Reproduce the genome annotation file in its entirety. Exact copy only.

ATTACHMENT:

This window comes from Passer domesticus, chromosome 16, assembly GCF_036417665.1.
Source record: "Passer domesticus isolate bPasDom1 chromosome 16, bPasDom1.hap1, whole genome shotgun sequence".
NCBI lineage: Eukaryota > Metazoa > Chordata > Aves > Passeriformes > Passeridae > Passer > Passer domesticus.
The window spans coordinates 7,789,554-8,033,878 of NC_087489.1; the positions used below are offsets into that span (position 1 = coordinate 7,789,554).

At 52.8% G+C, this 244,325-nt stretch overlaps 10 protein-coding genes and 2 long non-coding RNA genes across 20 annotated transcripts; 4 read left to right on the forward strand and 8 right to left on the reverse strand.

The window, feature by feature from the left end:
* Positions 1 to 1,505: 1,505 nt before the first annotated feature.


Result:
This window comes from Passer domesticus, chromosome 16, assembly GCF_036417665.1.
Source record: "Passer domesticus isolate bPasDom1 chromosome 16, bPasDom1.hap1, whole genome shotgun sequence".
NCBI lineage: Eukaryota > Metazoa > Chordata > Aves > Passeriformes > Passeridae > Passer > Passer domesticus.
The window spans coordinates 7,789,554-8,033,878 of NC_087489.1; the positions used below are offsets into that span (position 1 = coordinate 7,789,554).

At 52.8% G+C, this 244,325-nt stretch overlaps 10 protein-coding genes and 2 long non-coding RNA genes across 20 annotated transcripts; 4 read left to right on the forward strand and 8 right to left on the reverse strand.

The window, feature by feature from the left end:
* Positions 1 to 1,505: 1,505 nt before the first annotated feature.